In the doctrine, it is generally accepted that an exemption will be granted in matters such as joint research and development, joint sales and advertising due to the fact that competition was not completely eliminated. In turn, in a relevant decision, the Competition Board considered the non-competition and production agreements between two undertakings containing competition-limiting provisions(such as determining the region), a violation of LPC art.4 and did not grant an exemption.

 

b. Limiting Competition No More Than Mandatory

            In accordance with LPC art.5/1-d, the provision “Competition shall not be limited more than mandatory to achieve the objectives of paragraphs (a) and (b)” has been introduced. The agreement in question should both be useful in nature and should not contain more competition-limiting elements than necessary to ensure that the consumer benefits.

 

            In a decision, the Competition Board decided that the provision on determining the sales prices of dealers by the company contained more competition-restrictive elements than was mandatory in a dealership agreement made by company X and its dealers, and decided not to grant individual exemptions.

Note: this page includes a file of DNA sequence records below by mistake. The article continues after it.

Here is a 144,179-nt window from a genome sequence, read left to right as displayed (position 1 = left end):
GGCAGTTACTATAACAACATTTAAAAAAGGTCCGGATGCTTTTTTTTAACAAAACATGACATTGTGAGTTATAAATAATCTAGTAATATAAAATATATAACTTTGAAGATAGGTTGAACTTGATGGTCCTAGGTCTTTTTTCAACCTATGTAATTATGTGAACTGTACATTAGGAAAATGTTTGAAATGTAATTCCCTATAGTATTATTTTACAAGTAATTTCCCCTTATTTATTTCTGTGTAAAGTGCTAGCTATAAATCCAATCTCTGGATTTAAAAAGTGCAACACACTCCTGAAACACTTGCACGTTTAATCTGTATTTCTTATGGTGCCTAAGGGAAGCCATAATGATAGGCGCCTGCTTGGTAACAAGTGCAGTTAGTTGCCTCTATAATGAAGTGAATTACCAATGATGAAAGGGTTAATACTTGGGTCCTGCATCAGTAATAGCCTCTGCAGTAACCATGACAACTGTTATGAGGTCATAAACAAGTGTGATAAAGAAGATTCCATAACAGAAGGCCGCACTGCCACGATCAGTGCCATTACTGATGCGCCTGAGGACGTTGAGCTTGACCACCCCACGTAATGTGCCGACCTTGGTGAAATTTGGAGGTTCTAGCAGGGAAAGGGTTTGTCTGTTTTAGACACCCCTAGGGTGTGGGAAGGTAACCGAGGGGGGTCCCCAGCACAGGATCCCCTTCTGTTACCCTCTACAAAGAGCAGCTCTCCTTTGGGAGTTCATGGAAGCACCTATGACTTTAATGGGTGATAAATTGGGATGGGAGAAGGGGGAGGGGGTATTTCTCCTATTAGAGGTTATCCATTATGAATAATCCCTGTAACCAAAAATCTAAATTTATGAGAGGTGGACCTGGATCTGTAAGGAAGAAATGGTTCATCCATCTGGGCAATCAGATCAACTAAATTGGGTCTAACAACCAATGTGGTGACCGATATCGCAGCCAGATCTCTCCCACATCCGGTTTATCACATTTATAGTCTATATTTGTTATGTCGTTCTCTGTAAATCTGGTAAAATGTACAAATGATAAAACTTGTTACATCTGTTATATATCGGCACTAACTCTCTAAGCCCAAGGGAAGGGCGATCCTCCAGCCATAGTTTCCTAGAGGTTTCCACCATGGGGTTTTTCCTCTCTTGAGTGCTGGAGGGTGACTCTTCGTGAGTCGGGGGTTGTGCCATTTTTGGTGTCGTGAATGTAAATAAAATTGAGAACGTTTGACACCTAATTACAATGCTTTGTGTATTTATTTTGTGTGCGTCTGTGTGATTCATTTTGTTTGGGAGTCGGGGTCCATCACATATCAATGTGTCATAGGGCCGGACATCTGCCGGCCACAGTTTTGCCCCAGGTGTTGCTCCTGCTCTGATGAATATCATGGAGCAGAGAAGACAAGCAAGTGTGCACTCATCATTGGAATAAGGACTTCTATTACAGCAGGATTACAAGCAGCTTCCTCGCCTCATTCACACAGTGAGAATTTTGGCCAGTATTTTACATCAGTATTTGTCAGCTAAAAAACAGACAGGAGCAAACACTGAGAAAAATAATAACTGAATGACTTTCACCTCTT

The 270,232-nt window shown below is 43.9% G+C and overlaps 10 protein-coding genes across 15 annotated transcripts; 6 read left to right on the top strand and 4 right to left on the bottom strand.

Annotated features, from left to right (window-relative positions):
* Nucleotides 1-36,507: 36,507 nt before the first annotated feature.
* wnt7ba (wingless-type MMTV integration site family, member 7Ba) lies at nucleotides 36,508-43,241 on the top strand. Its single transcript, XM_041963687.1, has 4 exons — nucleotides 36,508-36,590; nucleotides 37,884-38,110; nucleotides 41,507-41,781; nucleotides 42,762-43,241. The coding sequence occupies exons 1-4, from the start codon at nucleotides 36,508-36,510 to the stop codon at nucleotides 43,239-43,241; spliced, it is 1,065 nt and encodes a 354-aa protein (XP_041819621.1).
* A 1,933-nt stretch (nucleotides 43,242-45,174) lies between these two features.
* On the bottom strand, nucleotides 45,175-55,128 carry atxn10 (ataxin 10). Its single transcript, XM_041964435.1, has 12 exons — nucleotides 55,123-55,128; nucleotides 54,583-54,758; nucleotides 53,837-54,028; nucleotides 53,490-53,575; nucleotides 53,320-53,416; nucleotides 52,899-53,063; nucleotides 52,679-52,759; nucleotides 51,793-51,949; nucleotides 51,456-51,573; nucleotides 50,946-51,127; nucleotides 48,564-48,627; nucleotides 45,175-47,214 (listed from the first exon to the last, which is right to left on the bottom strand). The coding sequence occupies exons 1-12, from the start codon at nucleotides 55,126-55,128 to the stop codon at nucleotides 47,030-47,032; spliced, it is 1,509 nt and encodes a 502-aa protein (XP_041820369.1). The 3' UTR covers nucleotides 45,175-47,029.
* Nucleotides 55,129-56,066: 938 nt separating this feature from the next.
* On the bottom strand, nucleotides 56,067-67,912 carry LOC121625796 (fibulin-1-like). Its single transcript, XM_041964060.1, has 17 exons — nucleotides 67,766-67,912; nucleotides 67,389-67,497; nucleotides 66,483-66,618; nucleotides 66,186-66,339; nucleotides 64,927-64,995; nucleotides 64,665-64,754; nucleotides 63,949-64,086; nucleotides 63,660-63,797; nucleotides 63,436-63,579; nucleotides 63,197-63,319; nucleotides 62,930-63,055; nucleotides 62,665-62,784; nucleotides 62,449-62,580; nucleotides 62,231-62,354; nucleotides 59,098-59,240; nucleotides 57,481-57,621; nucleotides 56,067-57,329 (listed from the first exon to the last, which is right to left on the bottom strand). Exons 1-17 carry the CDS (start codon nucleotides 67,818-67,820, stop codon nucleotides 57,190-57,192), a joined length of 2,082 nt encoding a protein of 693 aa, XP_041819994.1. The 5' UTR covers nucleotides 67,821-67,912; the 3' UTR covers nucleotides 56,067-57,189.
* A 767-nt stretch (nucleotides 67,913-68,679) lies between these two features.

B. TYPES OF EXEMPTIONS

Exemption is divided into individual exemption and block exemption.

1. Individual Exemption

            If all the conditions set out in Article 5 of LPC are met, individual exemption in cooperations made with the purpose of undertakings’ activities to be exempt from implementation of the provisions of Article 4 will be set forth. According to Article 5 of the law, the decision to grant an exemption can be conditioned on the fulfillment of certain conditions or obligations.

 

In accordance with the provision of the law before the amendment, it was required to notify the Competition Board in order for agreements limiting competition to benefit from the exemption. The amended paragraph includes the following rule: "The agreement covered by Article 4 shall be notified to the Board within one month from the date of making the concerted practices and decisions. Exemption provisions do not apply to unreported agreements. If an exemption is granted for notices that have not been made on time, the exemption is valid from the date of the notice". However, the Law on the Amendment of Some Articles of the Law on Protection of Competition and the notification requirement have been abolished. The termination of issuing administrative fines due to non-notification and the reduction of the workload of the Competition Board are the results of this change. Although notifying the Board is no longer mandatory, in practice, undertakings continue to give notice intentionally to eliminate hesitation and ensure legal certainty.